No association between HDL particle concentration and MACE after ACS

Association of HDL particle concentration with cardiovascular risk following acute coronary syndrome: A case-cohort analysis of the dal-Outcomes trial

Literature - - Am Heart J 2019,

Introduction and methods

Concentration of high density lipoprotein cholesterol (HDL-C) is inversely associated with risk of coronary heart disease, epidemiologic studies show. However, it has also been shown that HDL-C concentration is not a reliable predictor of occurrence of major adverse cardiovascular events (MACE) in patients with established coronary heart disease.. Raising HDL-c by medication in clinical trials has not resulted in reduction of MACE, particularly when patients were using statins [1-3]. Data from cohort studies and clinical trials haver suggested that total HDLP is a better indicator of HDL-c function than HDL-c concentration and thus a better predictor of MACE [4-7]. Also, the distribution of HDL particles may contribute to an improved CV risk prediction.

The present study investigated whether total HDL particle (HDLP) concentration, as compared to HDL-C, is a better predictor of MACE in ACS patients.

The present study investigated a nested case-cohort subgroup of patients that participated in the randomized controlled dal-OUTCOMES trial. The trial cohort consisted of 15,871 patients with recent ACS. Patients in the trial cohort, of which 97% used statins, were randomly assigned, between 4 and 12 weeks after ACS, to receive 600 mg of cholesteryl ester transfer protein (CETP) inhibitor dalcetrapib (which raises HDL-C and HDLP levels) orally twice daily or matching placebo. The primary outcome, time to first occurrence of MACE, defined as coronary heart disease death, non-fatal myocardial infarction, ischemic stroke, hospitalization for unstable angina, or resuscitated cardiac arrest. was not decreased with dalcetrapib compared to placebo .

The case-cohort subgroup of the present study included 1378 unique subjects: 476 cases (patients with a primary endpoint event) and 902 controls who were event-free at the time of a case event and had the same type of index ACS as the case. In these patients, total HDLP, small, medium and large HDLP, low-density particles (LDLP) and very low-density particles (VLDLP), HDL-C, LDL-C and triglyceride concentrations were measured by nuclear magnetic resonance (NMR) spectroscopy at baseline (4-12 weeks after ACS) (1378 subjects) and after 3 months (1203 subjects). Median follow-up of cases and controls was 28 months.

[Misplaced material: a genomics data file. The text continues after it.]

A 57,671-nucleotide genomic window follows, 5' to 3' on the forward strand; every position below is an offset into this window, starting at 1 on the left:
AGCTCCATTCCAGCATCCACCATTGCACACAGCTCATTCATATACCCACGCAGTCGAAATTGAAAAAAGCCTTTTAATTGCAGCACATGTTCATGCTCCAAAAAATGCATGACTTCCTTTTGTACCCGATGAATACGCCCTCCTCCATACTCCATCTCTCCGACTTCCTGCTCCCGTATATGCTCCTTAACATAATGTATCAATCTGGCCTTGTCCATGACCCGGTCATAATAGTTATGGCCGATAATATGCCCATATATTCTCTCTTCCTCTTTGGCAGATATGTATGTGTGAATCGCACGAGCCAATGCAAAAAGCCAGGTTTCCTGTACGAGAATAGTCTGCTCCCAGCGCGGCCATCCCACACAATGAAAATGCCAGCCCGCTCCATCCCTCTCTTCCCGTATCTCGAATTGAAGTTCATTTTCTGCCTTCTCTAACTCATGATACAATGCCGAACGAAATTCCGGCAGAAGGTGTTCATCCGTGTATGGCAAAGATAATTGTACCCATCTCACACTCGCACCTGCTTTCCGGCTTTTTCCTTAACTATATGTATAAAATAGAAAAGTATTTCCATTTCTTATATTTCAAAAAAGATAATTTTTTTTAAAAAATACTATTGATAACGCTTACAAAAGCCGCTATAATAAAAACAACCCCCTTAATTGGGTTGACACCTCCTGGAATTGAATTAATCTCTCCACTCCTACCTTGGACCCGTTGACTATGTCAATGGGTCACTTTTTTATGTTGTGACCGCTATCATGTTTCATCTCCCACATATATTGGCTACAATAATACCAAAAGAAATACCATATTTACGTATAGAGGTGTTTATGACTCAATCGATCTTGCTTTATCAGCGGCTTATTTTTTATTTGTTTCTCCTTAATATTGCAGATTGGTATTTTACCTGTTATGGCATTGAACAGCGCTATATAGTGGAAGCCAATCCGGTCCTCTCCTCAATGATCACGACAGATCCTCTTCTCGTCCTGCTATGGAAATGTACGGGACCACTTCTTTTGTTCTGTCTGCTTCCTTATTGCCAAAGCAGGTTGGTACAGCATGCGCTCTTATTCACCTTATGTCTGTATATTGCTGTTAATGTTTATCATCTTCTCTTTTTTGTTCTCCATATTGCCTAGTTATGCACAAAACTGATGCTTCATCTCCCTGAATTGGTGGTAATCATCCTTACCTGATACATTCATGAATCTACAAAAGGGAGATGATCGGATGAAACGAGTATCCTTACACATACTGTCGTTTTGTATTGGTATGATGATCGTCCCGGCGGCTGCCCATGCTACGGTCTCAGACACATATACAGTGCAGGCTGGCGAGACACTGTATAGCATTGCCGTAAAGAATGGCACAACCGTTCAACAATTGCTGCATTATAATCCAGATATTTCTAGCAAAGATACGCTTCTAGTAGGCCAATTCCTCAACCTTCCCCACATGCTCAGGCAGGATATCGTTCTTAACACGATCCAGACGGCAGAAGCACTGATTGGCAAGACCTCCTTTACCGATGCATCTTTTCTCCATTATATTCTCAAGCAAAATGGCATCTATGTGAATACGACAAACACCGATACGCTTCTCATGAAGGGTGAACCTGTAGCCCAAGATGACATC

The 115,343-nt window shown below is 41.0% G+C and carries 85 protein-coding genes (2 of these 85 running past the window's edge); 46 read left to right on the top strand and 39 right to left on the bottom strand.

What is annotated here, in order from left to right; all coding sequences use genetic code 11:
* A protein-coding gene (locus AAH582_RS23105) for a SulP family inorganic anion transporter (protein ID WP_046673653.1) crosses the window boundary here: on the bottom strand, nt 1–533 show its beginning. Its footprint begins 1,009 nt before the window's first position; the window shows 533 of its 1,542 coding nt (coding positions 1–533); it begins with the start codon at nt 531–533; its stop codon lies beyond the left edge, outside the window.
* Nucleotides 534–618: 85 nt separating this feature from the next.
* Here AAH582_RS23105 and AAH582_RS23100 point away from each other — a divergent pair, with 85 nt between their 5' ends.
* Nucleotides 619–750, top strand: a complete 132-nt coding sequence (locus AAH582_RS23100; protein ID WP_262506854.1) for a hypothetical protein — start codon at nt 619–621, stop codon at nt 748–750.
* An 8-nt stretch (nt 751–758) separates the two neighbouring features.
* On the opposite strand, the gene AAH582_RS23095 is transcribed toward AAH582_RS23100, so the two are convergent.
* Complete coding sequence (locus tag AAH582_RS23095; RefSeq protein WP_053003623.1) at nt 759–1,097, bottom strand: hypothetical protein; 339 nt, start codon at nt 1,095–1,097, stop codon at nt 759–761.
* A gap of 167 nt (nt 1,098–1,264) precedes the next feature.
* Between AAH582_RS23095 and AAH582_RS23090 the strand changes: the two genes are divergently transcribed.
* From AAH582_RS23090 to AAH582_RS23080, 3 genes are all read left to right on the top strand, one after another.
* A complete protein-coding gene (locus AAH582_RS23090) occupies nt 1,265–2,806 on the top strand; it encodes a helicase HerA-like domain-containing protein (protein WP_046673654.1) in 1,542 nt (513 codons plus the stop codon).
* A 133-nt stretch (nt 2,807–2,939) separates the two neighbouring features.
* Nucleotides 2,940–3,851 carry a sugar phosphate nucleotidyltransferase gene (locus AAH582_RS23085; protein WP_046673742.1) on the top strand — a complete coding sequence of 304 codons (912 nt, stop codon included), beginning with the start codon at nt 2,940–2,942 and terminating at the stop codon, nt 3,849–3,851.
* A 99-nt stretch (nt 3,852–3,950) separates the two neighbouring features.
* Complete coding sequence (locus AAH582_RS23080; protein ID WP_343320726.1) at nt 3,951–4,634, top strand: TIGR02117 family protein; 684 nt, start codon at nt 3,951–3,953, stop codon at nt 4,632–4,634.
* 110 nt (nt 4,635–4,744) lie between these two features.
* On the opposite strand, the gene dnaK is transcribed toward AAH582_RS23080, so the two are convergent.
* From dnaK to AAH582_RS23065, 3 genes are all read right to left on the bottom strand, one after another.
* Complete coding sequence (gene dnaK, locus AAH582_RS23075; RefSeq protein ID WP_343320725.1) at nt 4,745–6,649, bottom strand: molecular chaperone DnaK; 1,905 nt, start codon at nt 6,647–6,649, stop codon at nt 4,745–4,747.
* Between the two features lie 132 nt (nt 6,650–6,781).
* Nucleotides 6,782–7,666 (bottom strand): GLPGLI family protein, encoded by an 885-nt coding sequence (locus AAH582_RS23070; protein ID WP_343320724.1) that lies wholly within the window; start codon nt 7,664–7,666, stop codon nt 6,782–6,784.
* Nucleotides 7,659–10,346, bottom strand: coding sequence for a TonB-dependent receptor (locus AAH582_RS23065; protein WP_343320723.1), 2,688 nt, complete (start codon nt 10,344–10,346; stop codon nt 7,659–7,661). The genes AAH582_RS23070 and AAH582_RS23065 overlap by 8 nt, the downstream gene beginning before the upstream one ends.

This study investigated whether (changes in) HDLP concentration predicted MACE, , as well as association between HDLP subclasses and MACE and including HDL-C. Also, interaction of assigned study treatment with HDLP or HDL-c on MACE was studied.

Main results

  • There were no significant differences between cases and controls in baseline HDL-C, HDLP or HDLP subclasses or triglycerides. However, baseline LDL-C (in mg/dL; cases 80.5 ± 31.0, controls 75.6 ± 25.8, P=0.003) and LDLP (in nmol/L; cases 995.5 ± 332.3, controls 944.4 ± 288.5, P=0.005) were significantly higher in cases (LDL-c: cases 80.5 ± 31.0 mg/dL, controls 75.6 ± 25.8 mg/dL, P=0.003) and LDLP: cases 995.5 ± 332.3 nmol/L, controls 944.4 ± 288.5 nmol/L, P=0.005).
  • There were no associations between HDLP or HDL-C measured at baseline and MACE in either unadjusted or adjusted models. Also, there was no interaction of treatment assignment with baseline HDLP or baseline HDL-C on MACE.
  • Three months after randomization, HDLP, HDL-C, and apolipoprotein A1 increased slightly from baseline in the placebo group, and by a substantially greater amount (P<0.001) with dalcetrapib. Increase in total, large, medium, small HDLP and HDL-c were: +7%, +59%, +6%, and -5%; and +31%, respectively.
  • Changes from baseline to month 3 in HDLP, large and small HDLP, and HDL-C were not associated with the risk of MACE in either unadjusted or adjusted models. After correction, medium HDLP was associated with risk of MACE. Also

there was no interaction of treatment assignment with baseline to month 3 change in HDLP or HDL-C on MACE.


In this study, HDLP and HDL-c were were not associated with MACE in patients after an ACS event in a population well-treated with statins.


1. Barter PJ, Caulfield M, Eriksson M, et al. Effects of Torcetrapib in Patients at High Risk for Coronary Events. N Engl J Med. 2007;357(21):2109-2122.

2. Schwartz GG, Olsson AG, Abt M, et al. Effects of Dalcetrapib in Patients with a Recent Acute Coronary Syndrome. N Engl J Med. 2012;367(22):2089-2099.

3. Lincoff AM, Nicholls SJ, Riesmeyer JS, et al. Evacetrapib and Cardiovascular Outcomes in High-Risk Vascular Disease. N Engl J Med. 2017;376(20):1933-1942.

4. MacKey RH, Greenland P, Goff DC, Lloyd-Jones D, Sibley CT, Mora S. High-density lipoprotein cholesterol and particle concentrations, carotid atherosclerosis, and coronary events: MESA (Multi-Ethnic Study of Atherosclerosis). J Am Coll Cardiol. 2012.

5. Mora S, Glynn RJ, Ridker PM. High-density lipoprotein cholesterol, size, particle number, and residual vascular risk after potent statin therapy. Circulation. 2013;128(11):1189-1197.

6. Albers JJ, Slee A, Fleg JL, O’Brien KD, Marcovina SM. Relationship of baseline HDL subclasses, small dense LDL and LDL triglyceride to cardiovascular events in the AIMHIGH clinical trial. Atherosclerosis. 2016;251:454-459.

7. Parish S, Offer A, Clarke R, et al. Lipids and Lipoproteins and Risk of Different Vascular Events in the MRC/BHF Heart Protection Study. Circulation. 2012;125(20):2469-2478.

Find this article online at Am Heart J

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